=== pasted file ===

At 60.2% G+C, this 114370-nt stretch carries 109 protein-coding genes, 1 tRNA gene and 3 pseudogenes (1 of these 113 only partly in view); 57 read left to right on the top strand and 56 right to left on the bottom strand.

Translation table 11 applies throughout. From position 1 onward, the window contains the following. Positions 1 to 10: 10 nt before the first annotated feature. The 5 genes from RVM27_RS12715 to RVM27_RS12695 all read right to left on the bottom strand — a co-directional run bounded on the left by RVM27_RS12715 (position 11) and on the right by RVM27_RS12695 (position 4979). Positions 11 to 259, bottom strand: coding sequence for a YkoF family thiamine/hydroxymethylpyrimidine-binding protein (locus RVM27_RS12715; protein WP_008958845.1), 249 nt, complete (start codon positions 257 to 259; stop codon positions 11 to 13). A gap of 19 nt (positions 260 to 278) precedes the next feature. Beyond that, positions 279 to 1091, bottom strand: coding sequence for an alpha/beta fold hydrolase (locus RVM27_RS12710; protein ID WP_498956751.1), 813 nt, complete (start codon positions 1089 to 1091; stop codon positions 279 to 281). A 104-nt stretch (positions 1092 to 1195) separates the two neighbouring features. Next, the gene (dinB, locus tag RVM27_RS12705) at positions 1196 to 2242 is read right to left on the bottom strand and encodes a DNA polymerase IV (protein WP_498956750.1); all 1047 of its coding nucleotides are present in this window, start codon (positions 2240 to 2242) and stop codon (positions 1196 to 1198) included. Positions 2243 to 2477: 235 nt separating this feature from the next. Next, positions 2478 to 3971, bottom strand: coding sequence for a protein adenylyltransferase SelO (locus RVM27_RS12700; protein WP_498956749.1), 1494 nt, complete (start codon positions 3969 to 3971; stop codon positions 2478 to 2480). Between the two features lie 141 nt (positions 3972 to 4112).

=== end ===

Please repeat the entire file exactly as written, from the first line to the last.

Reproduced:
At 60.2% G+C, this 114370-nt stretch carries 109 protein-coding genes, 1 tRNA gene and 3 pseudogenes (1 of these 113 only partly in view); 57 read left to right on the top strand and 56 right to left on the bottom strand.

Translation table 11 applies throughout. From position 1 onward, the window contains the following. Positions 1 to 10: 10 nt before the first annotated feature. The 5 genes from RVM27_RS12715 to RVM27_RS12695 all read right to left on the bottom strand — a co-directional run bounded on the left by RVM27_RS12715 (position 11) and on the right by RVM27_RS12695 (position 4979). Positions 11 to 259, bottom strand: coding sequence for a YkoF family thiamine/hydroxymethylpyrimidine-binding protein (locus RVM27_RS12715; protein WP_008958845.1), 249 nt, complete (start codon positions 257 to 259; stop codon positions 11 to 13). A gap of 19 nt (positions 260 to 278) precedes the next feature. Beyond that, positions 279 to 1091, bottom strand: coding sequence for an alpha/beta fold hydrolase (locus RVM27_RS12710; protein ID WP_498956751.1), 813 nt, complete (start codon positions 1089 to 1091; stop codon positions 279 to 281). A 104-nt stretch (positions 1092 to 1195) separates the two neighbouring features. Next, the gene (dinB, locus tag RVM27_RS12705) at positions 1196 to 2242 is read right to left on the bottom strand and encodes a DNA polymerase IV (protein WP_498956750.1); all 1047 of its coding nucleotides are present in this window, start codon (positions 2240 to 2242) and stop codon (positions 1196 to 1198) included. Positions 2243 to 2477: 235 nt separating this feature from the next. Next, positions 2478 to 3971, bottom strand: coding sequence for a protein adenylyltransferase SelO (locus RVM27_RS12700; protein WP_498956749.1), 1494 nt, complete (start codon positions 3969 to 3971; stop codon positions 2478 to 2480). Between the two features lie 141 nt (positions 3972 to 4112).